HONOLULU (AP) — Two people died Tuesday on Kauai in the crash of a motorized, seated hang glider owned by a company that markets itself to visiting travelers even though federal regulations prohibit the aircraft from being used for tours or thrill rides.
The identities of the victims aren't known, Kauai County said in a statement.
The light sport aircraft crashed on the side of a mountain near Polihale Beach, Federal Aviation Administration spokesman Ian Gregor said. The site is in Waiakamoo Valley below Kokee in the western part of Kauai, the county said.
The aircraft — an Evolution Trikes Revo — is registered to Birds in Paradise LLC, a company that advertises scenic flights for tourists billed as introductory flight lessons rather than aerial tours. A message left on the company's answering machine was not immediately returned Tuesday.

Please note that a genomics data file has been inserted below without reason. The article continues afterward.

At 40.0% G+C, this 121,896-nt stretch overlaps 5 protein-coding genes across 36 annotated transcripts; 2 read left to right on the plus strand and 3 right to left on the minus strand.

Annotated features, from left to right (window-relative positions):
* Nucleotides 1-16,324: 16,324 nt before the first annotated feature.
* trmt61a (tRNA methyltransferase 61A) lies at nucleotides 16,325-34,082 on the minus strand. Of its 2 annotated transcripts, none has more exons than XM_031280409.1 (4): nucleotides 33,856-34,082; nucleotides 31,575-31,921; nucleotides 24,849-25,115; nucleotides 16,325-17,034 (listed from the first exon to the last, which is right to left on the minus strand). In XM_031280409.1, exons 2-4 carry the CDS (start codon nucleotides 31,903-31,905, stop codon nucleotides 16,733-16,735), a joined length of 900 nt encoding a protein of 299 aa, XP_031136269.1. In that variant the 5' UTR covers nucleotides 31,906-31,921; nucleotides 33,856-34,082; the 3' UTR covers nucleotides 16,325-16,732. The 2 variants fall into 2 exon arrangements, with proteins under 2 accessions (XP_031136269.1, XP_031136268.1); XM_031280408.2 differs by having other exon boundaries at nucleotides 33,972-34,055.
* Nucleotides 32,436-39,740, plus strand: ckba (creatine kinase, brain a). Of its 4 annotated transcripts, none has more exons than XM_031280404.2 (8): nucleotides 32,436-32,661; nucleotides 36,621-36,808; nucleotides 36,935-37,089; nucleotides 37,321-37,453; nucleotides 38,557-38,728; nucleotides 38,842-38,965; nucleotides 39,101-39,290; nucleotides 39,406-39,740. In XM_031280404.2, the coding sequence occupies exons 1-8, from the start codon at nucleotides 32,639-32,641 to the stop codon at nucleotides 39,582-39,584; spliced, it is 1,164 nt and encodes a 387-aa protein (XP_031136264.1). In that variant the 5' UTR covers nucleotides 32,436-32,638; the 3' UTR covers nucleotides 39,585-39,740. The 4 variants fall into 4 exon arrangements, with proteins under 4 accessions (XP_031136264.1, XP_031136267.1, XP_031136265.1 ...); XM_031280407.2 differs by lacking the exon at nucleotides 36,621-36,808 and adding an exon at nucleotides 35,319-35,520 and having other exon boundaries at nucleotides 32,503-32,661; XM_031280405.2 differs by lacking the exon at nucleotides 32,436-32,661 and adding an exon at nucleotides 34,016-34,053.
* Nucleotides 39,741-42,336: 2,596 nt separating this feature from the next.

A caller notified police dispatch of a fire in the area Tuesday morning. An initial investigation revealed the fire was caused by the crash.
Police were helping firefighters secure the scene while officials investigate the cause of the crash, the county said.
The Federal Aviation Administration and the National Transportation Safety Board will investigate, FAA spokesman Ian Gregor said. Two FAA investigators are en route to Kauai, Gregor said.
FAA regulations prohibit the type of aircraft that crashed from being rented out for tours or thrill rides. The regulations allow commercial use of light sport aircraft only for flight training or to tow a glider or an unpowered ultralight aircraft.
FAA regulators met with Hawaii operators of similar aircraft after a series of five crashes, three fatal, between April 2010 and May 2011. Nick Reyes, flight standards manager of the FAA's Western-Pacific division, said at the time that operators needed to follow rules that distinguish flight instruction from air tours.
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